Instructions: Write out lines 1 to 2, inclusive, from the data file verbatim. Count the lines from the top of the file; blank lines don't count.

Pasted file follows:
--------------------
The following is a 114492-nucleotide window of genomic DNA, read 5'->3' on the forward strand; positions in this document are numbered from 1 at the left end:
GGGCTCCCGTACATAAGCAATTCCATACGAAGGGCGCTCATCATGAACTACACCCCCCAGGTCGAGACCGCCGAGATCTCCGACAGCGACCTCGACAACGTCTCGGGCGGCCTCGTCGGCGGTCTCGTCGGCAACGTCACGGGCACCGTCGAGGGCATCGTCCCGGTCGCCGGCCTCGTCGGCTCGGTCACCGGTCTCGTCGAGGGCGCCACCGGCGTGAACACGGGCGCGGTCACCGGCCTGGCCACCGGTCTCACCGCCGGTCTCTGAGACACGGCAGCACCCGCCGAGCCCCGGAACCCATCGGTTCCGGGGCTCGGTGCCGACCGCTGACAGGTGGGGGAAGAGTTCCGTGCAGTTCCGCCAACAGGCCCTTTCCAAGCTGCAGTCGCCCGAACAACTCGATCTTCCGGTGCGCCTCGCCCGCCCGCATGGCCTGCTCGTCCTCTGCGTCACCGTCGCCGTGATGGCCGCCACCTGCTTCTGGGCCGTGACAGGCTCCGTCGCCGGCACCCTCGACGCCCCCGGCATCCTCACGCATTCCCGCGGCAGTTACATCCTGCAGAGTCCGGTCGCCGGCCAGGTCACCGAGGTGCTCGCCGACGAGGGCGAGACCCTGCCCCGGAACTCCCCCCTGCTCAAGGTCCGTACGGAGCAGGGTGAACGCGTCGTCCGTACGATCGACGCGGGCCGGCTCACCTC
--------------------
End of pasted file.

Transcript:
The following is a 114492-nucleotide window of genomic DNA, read 5'->3' on the forward strand; positions in this document are numbered from 1 at the left end:
GGGCTCCCGTACATAAGCAATTCCATACGAAGGGCGCTCATCATGAACTACACCCCCCAGGTCGAGACCGCCGAGATCTCCGACAGCGACCTCGACAACGTCTCGGGCGGCCTCGTCGGCGGTCTCGTCGGCAACGTCACGGGCACCGTCGAGGGCATCGTCCCGGTCGCCGGCCTCGTCGGCTCGGTCACCGGTCTCGTCGAGGGCGCCACCGGCGTGAACACGGGCGCGGTCACCGGCCTGGCCACCGGTCTCACCGCCGGTCTCTGAGACACGGCAGCACCCGCCGAGCCCCGGAACCCATCGGTTCCGGGGCTCGGTGCCGACCGCTGACAGGTGGGGGAAGAGTTCCGTGCAGTTCCGCCAACAGGCCCTTTCCAAGCTGCAGTCGCCCGAACAACTCGATCTTCCGGTGCGCCTCGCCCGCCCGCATGGCCTGCTCGTCCTCTGCGTCACCGTCGCCGTGATGGCCGCCACCTGCTTCTGGGCCGTGACAGGCTCCGTCGCCGGCACCCTCGACGCCCCCGGCATCCTCACGCATTCCCGCGGCAGTTACATCCTGCAGAGTCCGGTCGCCGGCCAGGTCACCGAGGTGCTCGCCGACGAGGGCGAGACCCTGCCCCGGAACTCCCCCCTGCTCAAGGTCCGTACGGAGCAGGGTGAACGCGTCGTCCGTACGATCGACGCGGGCCGGCTCACCTC